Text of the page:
by Barbara Berkeley, MD
Just a quick post about a recent article on the anti-obesity campaign that is running in the state of Georgia. The bottom line is that someone has decided that a tough way to tackle childhood obesity is to put up posters that feature fat kids and harsh rhetoric (example: "Big bones didn't make me this way. Big meals did.")
I believe I can predict your response to this, although some may say that we need more blunt and honest approaches to the problem. Speaking for myself, I have always been particularly infuriated by those who blame parents for the obesity epidemic. It is increasingly difficult to control the lives of children when an entire society opposes the message you give at home. And for many parents, especially in low income areas, the options for eating well may be few. We can't ask parents to do this on their own and we certainly shouldn't be giving the greater society more ammunition for shunning those who are obese.
Here's my posted response to the article above:
It makes us feel good to blame the problem on someone (in this case, the parents). We think that the fix is an easy one: simply cut out the chips, turn off the TV, and take a walk. It simply isn't so.
There is no fair shot for kids until the fight against obesity permeates our national consciousness. Schools MUST teach children about their bodies and the real consequences of bad eating. We can't shrink from the graphic understanding of how a clogged artery kills the heart or what diabetes does to destroy kidneys, eyes and limbs. Second, we need a public campaign to demand that food manufacturers be prevented from marketing junk foods to kids. Third, public outrage must demand better food from food makers. Fourth, we must reward good health and healthy behaviors with incentives in our insurance premiums and at work. Fifth, we must work in our own communities to bring in healthier food and to tamp down the proliferation of fast food and chain restaurants. I'd personally love to see supermarkets divide their stores into processed and minimally processed sections so that anything bought in one area would contain no more than one to three ingredients, none of which was an additive.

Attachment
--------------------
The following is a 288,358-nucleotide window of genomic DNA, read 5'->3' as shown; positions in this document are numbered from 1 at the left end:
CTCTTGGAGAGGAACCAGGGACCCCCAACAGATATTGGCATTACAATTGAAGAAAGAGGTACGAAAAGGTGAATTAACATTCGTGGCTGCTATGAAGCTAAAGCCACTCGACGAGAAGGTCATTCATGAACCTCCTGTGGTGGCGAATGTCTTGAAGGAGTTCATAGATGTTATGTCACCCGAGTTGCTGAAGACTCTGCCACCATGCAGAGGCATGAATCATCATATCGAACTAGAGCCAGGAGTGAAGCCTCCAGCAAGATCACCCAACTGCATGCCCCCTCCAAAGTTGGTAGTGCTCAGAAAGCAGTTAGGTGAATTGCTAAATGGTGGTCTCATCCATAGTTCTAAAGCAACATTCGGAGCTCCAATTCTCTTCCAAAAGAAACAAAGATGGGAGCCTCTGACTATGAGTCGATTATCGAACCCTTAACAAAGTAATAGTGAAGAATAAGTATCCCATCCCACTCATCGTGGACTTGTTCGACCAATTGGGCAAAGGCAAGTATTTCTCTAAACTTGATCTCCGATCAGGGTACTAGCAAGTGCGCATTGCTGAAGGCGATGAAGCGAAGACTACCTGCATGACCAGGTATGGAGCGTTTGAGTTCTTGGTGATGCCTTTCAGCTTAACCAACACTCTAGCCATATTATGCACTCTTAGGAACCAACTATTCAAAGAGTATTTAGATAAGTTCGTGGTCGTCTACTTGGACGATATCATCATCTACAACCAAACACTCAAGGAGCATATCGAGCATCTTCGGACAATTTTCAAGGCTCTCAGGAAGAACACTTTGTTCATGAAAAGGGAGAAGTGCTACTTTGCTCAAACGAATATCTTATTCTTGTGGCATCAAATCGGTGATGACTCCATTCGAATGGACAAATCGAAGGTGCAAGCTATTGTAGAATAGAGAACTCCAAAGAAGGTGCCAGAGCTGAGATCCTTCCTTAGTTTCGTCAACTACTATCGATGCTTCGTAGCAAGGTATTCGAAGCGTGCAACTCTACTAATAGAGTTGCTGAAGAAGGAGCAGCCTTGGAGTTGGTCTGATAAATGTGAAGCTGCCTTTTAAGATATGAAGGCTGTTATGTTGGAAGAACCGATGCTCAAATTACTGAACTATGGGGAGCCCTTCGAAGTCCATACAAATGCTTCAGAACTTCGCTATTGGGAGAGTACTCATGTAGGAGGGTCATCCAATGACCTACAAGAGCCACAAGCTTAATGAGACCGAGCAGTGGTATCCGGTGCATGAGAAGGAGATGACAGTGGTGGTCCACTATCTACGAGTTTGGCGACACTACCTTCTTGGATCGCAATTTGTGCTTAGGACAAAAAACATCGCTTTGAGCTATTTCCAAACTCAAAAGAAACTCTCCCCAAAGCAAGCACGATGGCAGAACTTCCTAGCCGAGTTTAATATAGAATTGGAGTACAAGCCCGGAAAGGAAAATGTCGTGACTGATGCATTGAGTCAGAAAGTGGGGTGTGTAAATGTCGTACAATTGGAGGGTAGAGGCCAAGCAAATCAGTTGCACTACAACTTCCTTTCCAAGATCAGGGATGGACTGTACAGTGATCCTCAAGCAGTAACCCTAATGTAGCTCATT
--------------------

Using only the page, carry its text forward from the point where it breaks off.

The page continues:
The list could go on endlessly. Parents are a vital part of the equation, but will be unable to control the problem without much broader public strategies. The problem is in the larger culture, of which each home is simply a greater or lesser reflection.
Care to weigh in on this one?